‘Save our school support staff or pupils’ education will suffer’
Unison Cymru Wales lead organiser for schools Jess Turner warns that Westminster funding cuts are starting to hit education in Wales
AS A parent of school-age kids you are probably used to the controlled chaos every morning that is washing and dressing, getting the school uniform sorted and making packed lunches.
It might have been a mad rush, but the one thing you won’t have worried about is the quality of the education your son or daughter would be receiving at school.
That could be about to change because seven years of severe spending cuts directed by the UK Westminster government are beginning to bite hard and Welsh schools are making redundancies to their school support staff, who are organised by Unison.
It would be a mistake to think it is only teachers who contribute to your child’s education.
Support staff undertake vital but unheralded jobs which make schools the success they are.
They assist children with additional learning needs and those in need of extra support; help teachers to cope with big classes; release teachers for preparation time and help those with English as an additional language. And that’s just in the classroom. The cook, cleaner, technician, receptionist, caretaker and others all play their part to make the school function. Take away school support staff and teachers have a big problem and inevitably pupils will lose out.
Last week Unison made headlines revealing that more than 20 schools in Gwynedd are cutting the amount of assistance students receive in the classroom. Hundreds of support staff there have been told their working hours could be reduced or they could be made redundant because the council doesn’t have any more money. In some cases, secretarial staff face redundancy too.
Evidence coming in from school support staff in primary, secondary and special needs schools shows that this is an all-Wales problem and we should be very worried. We would question how classroom teaching remains viable when schools are losing support-staff hours in this magnitude.
If they are reducing the working hours or making redundancies for hundreds of employees in Gwynedd, we can imagine thousands are affected in Wales.
There is discrimination at work too; because in the main school support staff are low-paid women who are more likely to be on precarious contracts, there’s a feeling local authorities can simply get away with cutting their jobs. Teaching redundancies grab the headlines, support staff losing their livelihoods doesn’t.
Unison’s belief is if a factory was to make 100-plus people redundant, politicians would be falling over themselves in protest advocating urgent intervention by the Welsh Government. Low-paid women playing a key role in the schooling of our children shouldn’t be treated differently and that’s why Unison has written to Kirsty Williams AM, Cabinet Secretary for Education, calling on her to intervene. We know Welsh Government monitors teacher redundancies so it would be an obvious next step for it to do the same with support staff.
If support-staff jobs are threatened, schools and local authorities must make good any shortfall in budgeting from their reserves or look at other ways to save the staff. The urgent intervention of the Welsh Government is required. We are not blind to the fact Conservatives’ austerity agenda has robbed Welsh local authorities of the money needed to invest in schools and other local public services but Welsh Government can’t ignore the problem.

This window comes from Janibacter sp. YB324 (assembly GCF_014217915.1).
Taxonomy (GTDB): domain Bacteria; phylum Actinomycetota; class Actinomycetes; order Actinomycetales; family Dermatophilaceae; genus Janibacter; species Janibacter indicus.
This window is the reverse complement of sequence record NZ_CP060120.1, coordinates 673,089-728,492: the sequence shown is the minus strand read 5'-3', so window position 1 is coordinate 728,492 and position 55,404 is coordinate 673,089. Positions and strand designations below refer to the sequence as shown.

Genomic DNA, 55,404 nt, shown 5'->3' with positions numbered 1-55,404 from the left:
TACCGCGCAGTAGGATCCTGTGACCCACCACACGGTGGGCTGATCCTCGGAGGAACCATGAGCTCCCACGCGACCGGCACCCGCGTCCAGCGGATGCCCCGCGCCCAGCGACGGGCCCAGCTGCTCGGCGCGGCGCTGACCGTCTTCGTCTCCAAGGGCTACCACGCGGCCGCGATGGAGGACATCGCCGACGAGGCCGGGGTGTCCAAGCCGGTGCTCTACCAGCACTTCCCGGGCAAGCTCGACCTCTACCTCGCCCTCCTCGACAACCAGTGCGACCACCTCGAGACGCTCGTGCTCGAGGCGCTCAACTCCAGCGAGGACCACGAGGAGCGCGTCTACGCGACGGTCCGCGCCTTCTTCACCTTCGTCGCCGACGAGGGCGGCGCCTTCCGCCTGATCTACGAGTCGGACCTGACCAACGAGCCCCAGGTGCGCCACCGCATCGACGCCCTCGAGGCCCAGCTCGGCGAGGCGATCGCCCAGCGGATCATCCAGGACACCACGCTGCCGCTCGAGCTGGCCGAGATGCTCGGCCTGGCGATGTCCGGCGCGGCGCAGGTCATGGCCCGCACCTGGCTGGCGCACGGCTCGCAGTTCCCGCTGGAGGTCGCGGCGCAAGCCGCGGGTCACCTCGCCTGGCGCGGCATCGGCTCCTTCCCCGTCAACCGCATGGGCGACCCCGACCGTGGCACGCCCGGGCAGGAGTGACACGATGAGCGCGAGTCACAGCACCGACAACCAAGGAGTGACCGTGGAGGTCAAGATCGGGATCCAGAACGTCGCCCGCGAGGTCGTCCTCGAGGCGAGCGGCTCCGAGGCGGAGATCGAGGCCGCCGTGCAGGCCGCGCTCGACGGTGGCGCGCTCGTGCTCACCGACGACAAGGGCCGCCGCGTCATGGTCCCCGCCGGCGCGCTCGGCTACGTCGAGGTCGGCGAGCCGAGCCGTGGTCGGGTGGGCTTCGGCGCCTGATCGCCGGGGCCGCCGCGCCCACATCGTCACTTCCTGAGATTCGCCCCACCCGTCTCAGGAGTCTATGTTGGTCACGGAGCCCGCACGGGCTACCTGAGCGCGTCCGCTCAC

Put yourself in the shoes of school support workers: they suffer low pay, a lack of career opportunities and institutional discrimination that belittles their role. Part-time, casual and term-time working dominate. Every year hundreds go through the uncertainty of whether the school and local authority will fund their job for another year or whether their hours will be reduced.
How on earth would you be able to plan the family budget and your family’s future? That’s simply not a fair way to treat people. In these circumstances, inevitably, workplace morale suffers with some of our members telling us they love the job, but they’d have better job security working for a supermarket, sometimes for better money.
Classroom-based support staff are dedicated professionals, required to be registered every year with the Education Workforce Council, the same as teachers. Unlike teachers, the salaries of Wales’ tens of thousands of TAs vary depending on where they work; pay is set by each of the 22 local authorities and their experience and responsibility are not always recognised in the pay structure.
Some TAs work without a proper written and agreed job description; you can have the same job title doing very different duties, receiving vastly different pay across Wales. Many TAs lack proper professional development, and shamefully some are forced to pay for their own training.
Not investing in the whole school workforce harms the quality of our children’s education and means a very raw deal for these committed public service workers and their families.
Support workers regularly go way beyond their duties to help pupils and teachers every day; Unison wants Welsh Government to ensure they get the recognition and job security they deserve.
> ‘Support staff such as dinner ladies undertake vital but unheralded jobs which make schools the success they are’